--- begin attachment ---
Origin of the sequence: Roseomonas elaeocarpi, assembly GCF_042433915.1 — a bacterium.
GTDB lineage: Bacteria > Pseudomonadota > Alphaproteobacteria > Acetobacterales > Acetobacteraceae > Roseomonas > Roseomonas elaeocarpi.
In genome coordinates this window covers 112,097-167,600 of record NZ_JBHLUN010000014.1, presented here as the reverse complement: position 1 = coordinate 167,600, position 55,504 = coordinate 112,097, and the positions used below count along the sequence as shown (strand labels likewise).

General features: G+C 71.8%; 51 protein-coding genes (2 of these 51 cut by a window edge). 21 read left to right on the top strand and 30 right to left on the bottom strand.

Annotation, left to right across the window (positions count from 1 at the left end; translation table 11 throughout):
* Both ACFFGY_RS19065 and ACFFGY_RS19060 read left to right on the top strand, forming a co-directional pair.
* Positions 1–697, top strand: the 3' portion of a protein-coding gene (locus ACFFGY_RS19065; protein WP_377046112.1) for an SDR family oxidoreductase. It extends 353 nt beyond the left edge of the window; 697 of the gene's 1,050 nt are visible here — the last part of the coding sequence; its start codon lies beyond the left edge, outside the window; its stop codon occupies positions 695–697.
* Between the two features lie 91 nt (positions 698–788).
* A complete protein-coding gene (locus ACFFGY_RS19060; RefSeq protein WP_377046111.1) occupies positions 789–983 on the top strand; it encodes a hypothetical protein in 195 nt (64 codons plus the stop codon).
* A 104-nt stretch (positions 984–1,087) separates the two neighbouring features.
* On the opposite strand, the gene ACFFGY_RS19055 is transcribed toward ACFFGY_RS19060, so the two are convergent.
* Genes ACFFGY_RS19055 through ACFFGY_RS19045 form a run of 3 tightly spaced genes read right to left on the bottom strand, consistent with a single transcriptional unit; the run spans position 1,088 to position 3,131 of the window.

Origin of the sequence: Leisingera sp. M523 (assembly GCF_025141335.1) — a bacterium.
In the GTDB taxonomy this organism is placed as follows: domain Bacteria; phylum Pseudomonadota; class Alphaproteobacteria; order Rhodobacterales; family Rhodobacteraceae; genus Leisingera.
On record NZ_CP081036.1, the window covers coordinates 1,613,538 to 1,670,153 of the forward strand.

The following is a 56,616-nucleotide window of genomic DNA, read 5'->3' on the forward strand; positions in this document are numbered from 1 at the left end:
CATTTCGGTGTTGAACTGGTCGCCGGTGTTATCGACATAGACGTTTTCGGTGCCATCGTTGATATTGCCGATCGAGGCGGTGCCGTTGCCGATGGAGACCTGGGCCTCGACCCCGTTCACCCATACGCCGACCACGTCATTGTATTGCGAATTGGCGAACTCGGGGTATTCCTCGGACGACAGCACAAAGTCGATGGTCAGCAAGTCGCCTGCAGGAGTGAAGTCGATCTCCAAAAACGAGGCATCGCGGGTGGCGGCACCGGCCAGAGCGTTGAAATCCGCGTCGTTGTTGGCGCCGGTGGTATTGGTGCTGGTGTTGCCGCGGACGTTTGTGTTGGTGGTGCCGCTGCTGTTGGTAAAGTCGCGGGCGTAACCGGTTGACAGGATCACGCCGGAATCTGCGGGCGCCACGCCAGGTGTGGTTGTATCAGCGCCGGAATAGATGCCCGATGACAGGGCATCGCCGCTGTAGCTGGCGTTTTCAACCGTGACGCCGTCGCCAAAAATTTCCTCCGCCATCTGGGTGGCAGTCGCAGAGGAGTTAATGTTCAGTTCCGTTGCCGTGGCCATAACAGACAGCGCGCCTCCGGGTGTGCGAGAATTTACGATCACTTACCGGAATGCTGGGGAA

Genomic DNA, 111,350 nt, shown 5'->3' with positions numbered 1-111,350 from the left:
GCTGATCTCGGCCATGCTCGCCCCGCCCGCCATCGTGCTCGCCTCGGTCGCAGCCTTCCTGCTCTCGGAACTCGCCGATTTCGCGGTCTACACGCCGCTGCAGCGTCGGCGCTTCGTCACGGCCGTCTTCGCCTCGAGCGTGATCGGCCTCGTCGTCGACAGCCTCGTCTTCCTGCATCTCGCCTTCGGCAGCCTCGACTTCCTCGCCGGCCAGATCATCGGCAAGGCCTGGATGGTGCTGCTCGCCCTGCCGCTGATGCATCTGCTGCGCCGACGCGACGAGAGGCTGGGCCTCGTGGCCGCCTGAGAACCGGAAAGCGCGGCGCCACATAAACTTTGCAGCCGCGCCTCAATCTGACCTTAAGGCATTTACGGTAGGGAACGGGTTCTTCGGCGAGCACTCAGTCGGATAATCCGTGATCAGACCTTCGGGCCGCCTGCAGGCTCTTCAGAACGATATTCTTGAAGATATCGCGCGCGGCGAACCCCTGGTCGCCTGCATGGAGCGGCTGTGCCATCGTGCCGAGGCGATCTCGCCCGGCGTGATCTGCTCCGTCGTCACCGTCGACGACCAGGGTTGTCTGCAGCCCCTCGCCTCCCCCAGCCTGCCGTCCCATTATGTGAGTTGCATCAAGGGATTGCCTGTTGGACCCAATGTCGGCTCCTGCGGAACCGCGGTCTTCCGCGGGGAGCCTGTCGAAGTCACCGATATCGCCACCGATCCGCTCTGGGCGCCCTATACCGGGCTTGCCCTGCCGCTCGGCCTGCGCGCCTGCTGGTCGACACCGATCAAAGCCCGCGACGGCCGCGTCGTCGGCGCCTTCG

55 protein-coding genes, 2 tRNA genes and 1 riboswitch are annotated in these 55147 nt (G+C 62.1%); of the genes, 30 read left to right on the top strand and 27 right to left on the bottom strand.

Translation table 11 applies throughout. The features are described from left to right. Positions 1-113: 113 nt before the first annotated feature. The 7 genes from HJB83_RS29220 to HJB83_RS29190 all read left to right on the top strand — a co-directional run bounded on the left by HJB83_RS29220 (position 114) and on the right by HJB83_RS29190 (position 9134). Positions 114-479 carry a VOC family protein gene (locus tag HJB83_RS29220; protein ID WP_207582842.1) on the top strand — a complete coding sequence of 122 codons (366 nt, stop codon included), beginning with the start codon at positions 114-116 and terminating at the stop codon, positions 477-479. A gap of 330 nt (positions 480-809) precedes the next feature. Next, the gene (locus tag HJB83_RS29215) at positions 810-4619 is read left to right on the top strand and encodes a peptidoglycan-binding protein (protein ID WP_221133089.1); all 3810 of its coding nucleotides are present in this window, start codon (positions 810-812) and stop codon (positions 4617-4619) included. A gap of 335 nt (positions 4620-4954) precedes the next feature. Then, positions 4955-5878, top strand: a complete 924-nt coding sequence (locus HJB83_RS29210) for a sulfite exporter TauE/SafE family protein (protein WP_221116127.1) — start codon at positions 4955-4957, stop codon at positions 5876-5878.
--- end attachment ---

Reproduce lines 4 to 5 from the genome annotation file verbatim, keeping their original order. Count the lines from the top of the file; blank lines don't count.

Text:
General features: G+C 71.8%; 51 protein-coding genes (2 of these 51 cut by a window edge). 21 read left to right on the top strand and 30 right to left on the bottom strand.

Annotation, left to right across the window (positions count from 1 at the left end; translation table 11 throughout):